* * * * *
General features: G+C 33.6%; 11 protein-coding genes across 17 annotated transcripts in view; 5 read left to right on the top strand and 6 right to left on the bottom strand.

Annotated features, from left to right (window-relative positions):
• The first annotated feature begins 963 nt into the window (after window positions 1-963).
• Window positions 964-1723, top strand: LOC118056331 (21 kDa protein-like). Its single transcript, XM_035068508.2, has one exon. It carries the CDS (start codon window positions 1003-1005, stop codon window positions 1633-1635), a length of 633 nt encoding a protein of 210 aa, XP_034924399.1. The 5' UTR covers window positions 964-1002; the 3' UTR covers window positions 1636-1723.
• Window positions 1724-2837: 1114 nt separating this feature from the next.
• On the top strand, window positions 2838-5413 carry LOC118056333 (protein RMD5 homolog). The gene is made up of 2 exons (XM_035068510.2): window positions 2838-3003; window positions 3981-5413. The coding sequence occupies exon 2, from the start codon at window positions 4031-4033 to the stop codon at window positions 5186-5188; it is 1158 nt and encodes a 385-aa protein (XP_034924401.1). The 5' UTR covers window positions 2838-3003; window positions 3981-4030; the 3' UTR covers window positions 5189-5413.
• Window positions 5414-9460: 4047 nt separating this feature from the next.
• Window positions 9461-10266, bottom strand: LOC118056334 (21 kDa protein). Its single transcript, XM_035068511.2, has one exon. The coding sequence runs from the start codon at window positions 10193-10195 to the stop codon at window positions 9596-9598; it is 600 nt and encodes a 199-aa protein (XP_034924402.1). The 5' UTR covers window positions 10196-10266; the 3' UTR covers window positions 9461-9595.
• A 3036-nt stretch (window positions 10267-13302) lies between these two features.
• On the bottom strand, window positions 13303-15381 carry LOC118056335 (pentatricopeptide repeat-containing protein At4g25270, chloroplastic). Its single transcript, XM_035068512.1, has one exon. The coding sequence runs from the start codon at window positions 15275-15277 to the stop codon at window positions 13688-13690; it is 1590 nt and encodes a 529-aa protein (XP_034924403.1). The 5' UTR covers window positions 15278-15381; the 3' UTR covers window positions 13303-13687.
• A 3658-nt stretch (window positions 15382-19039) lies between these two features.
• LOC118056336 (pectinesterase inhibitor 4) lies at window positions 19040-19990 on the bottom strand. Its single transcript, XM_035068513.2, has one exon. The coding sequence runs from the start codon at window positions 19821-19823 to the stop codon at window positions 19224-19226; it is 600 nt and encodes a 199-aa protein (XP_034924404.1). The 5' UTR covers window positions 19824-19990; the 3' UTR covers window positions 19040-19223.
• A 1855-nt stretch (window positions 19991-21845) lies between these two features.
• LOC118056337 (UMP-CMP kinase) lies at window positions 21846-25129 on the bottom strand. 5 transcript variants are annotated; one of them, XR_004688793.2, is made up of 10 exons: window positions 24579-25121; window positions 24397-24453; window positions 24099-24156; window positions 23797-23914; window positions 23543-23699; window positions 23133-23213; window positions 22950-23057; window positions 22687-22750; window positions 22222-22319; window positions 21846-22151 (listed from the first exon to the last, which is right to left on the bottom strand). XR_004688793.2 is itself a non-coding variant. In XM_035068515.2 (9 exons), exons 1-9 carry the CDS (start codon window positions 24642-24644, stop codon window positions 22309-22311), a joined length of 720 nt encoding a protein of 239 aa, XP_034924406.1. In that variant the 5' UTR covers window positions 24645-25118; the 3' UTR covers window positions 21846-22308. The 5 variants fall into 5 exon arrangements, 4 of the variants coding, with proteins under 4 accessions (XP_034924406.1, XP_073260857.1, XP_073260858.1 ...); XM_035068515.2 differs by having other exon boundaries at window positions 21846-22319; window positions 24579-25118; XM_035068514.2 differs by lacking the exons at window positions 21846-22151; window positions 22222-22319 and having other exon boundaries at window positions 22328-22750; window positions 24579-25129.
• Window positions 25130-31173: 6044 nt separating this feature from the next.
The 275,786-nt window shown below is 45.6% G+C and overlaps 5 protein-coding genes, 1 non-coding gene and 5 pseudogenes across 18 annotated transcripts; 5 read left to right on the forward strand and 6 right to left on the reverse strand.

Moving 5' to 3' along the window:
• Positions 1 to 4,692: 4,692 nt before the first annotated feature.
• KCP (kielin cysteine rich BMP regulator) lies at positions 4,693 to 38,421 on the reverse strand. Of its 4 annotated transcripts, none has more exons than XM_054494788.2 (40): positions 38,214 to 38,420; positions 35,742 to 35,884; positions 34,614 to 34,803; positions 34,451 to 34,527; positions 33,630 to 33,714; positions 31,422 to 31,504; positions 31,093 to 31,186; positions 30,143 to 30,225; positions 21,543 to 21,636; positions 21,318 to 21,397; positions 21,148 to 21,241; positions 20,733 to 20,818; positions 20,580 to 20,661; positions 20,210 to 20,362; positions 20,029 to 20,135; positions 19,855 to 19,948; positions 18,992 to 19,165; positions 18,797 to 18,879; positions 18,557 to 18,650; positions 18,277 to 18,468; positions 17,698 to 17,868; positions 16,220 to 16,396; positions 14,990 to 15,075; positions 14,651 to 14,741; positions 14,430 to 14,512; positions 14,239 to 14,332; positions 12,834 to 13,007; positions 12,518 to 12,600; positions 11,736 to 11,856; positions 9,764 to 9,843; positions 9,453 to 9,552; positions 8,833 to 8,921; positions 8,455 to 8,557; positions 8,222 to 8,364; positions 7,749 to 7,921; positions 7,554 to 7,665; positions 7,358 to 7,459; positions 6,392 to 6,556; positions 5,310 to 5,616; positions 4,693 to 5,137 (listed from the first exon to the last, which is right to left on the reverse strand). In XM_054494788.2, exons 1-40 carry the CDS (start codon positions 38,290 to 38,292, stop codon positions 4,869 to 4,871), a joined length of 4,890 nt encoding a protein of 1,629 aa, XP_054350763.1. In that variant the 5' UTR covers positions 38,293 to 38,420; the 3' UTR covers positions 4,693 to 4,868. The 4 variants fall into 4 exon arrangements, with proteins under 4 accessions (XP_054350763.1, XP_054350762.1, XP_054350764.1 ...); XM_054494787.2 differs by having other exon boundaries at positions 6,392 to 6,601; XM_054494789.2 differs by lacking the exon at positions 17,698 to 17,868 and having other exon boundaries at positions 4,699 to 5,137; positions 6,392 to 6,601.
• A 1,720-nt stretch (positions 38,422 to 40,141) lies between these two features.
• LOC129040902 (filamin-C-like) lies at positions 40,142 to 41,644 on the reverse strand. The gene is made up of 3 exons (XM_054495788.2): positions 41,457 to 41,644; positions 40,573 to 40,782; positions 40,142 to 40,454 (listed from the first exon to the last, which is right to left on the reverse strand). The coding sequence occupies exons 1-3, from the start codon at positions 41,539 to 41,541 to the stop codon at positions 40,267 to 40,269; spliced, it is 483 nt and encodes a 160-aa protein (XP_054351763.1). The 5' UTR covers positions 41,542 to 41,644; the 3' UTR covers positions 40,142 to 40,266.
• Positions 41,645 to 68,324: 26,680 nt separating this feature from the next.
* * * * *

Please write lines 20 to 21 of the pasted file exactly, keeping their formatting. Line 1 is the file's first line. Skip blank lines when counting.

• A 1,720-nt stretch (positions 38,422 to 40,141) lies between these two features.
• LOC129040902 (filamin-C-like) lies at positions 40,142 to 41,644 on the reverse strand. The gene is made up of 3 exons (XM_054495788.2): positions 41,457 to 41,644; positions 40,573 to 40,782; positions 40,142 to 40,454 (listed from the first exon to the last, which is right to left on the reverse strand). The coding sequence occupies exons 1-3, from the start codon at positions 41,539 to 41,541 to the stop codon at positions 40,267 to 40,269; spliced, it is 483 nt and encodes a 160-aa protein (XP_054351763.1). The 5' UTR covers positions 41,542 to 41,644; the 3' UTR covers positions 40,142 to 40,266.